Submitted by Your Library on Thu, 21/09/2017 - 10:03
Dublin City Council’s Public Library Service is delighted to announce that The Long Gaze Back, An Anthology of Irish Women Writers edited by Sinéad Gleeson, is the Dublin: One City One Book choice for 2018. Published by New Island, the anthology spans four centuries and features some of Ireland’s most gifted writers.
Sinéad Gleeson said: "I'm thrilled and delighted on behalf of the 30 writers, past and present, that The Long Gaze Back is this year's Dublin: One City One Book choice. Anthologies are a platform for telling multiple stories and so many of the writers and their work included here are intrinsically connected to Dublin and its people. The book arose from a desire to amplify the voices of women who write, and being chosen for Dublin: One City One Book will help to introduce these talented writers to all kinds of new readers."
Submitted by Your Library on Tue, 19/09/2017 - 14:23
Dublin: A Year in Words is a Dublin UNESCO City of Literature project which showcased the breadth and diversity of our city’s living poets through a year-long series of poetry videos filmed across 12 Dublin bookshops.
Like the city itself, the poets featured in the series are more than the sum of their parts. Collectively they tell of a Dublin full of light and shade, a city of contradictions, in constant flux. They show us that the story of Dublin is everybody’s to tell. It has no fixed points. Beyond wild, it exists far more in the unspoken and the unseen than any attempt to distil it down to a neat package can do justice to. And yet it is our poets perhaps more than anyone who have grappled with the task of laying our lifelines bare and bringing voice to the city. Dublin A Year in Words presents a cross-section of 12 poets who do just that, filmed in establishments that keep the city’s essence alive.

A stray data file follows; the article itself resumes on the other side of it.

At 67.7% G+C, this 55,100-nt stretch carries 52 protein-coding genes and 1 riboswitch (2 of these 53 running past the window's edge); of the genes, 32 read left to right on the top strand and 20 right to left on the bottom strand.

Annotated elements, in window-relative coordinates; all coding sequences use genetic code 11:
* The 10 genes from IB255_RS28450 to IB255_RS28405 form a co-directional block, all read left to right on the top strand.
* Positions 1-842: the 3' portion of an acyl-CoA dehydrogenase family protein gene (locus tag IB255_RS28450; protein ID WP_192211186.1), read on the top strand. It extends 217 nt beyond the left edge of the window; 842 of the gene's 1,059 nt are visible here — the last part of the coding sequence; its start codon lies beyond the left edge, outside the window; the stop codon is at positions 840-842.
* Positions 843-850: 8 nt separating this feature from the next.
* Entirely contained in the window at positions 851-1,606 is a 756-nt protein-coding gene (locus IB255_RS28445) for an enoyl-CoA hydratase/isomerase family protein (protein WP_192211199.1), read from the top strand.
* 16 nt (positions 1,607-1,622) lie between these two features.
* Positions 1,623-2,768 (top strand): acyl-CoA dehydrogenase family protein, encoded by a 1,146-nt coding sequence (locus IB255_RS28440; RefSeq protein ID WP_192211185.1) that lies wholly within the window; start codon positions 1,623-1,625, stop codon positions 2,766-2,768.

Here's a playlist featuring all 12 poems from the series:
Submitted by Your Library on Thu, 14/09/2017 - 11:35
We are delighted to announce Making Millions by Erika McGann as the 2018 Citywide Reading for Children. This exciting adventure story about the Bubble Street Gang is suitable for boys and girls aged 7-9 years.
“I’m so excited and delighted that Making Millions is the 2018 Citywide Read. I live in the heart of the city and I’ve already met and shared stories with a lot of kids through Dublin City Libraries. I’m looking forward to meeting many more and to hearing their stories about secret forts, jumble sales, ghost stories and getting up to (just a little bit of) mischief.” Says Erika.
The campaign is run by Dublin UNESCO City of Literature and Dublin City Council Public Libraries, in partnership with Puffin Books, and runs from January to March 2017.